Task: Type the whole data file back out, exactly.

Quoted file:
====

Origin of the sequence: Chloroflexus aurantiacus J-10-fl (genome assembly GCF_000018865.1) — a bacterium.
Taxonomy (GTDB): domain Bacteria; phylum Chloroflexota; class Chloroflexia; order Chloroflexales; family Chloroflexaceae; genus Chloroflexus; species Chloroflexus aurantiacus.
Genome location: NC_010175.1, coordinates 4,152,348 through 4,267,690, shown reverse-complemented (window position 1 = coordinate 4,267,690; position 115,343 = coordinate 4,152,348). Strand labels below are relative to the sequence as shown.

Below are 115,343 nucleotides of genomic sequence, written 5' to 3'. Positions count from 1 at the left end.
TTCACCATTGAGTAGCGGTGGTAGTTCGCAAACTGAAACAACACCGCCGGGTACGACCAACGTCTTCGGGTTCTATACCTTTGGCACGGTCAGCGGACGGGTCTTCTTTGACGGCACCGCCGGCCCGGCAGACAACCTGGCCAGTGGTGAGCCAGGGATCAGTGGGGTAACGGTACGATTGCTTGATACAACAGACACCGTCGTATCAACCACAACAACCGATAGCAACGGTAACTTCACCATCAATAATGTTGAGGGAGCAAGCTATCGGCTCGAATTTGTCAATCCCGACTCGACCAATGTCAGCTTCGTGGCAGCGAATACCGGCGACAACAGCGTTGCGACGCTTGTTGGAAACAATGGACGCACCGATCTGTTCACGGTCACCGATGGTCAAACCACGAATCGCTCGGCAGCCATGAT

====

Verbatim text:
Origin of the sequence: Chloroflexus aurantiacus J-10-fl (genome assembly GCF_000018865.1) — a bacterium.
Taxonomy (GTDB): domain Bacteria; phylum Chloroflexota; class Chloroflexia; order Chloroflexales; family Chloroflexaceae; genus Chloroflexus; species Chloroflexus aurantiacus.
Genome location: NC_010175.1, coordinates 4,152,348 through 4,267,690, shown reverse-complemented (window position 1 = coordinate 4,267,690; position 115,343 = coordinate 4,152,348). Strand labels below are relative to the sequence as shown.

Below are 115,343 nucleotides of genomic sequence, written 5' to 3'. Positions count from 1 at the left end.
TTCACCATTGAGTAGCGGTGGTAGTTCGCAAACTGAAACAACACCGCCGGGTACGACCAACGTCTTCGGGTTCTATACCTTTGGCACGGTCAGCGGACGGGTCTTCTTTGACGGCACCGCCGGCCCGGCAGACAACCTGGCCAGTGGTGAGCCAGGGATCAGTGGGGTAACGGTACGATTGCTTGATACAACAGACACCGTCGTATCAACCACAACAACCGATAGCAACGGTAACTTCACCATCAATAATGTTGAGGGAGCAAGCTATCGGCTCGAATTTGTCAATCCCGACTCGACCAATGTCAGCTTCGTGGCAGCGAATACCGGCGACAACAGCGTTGCGACGCTTGTTGGAAACAATGGACGCACCGATCTGTTCACGGTCACCGATGGTCAAACCACGAATCGCTCGGCAGCCATGAT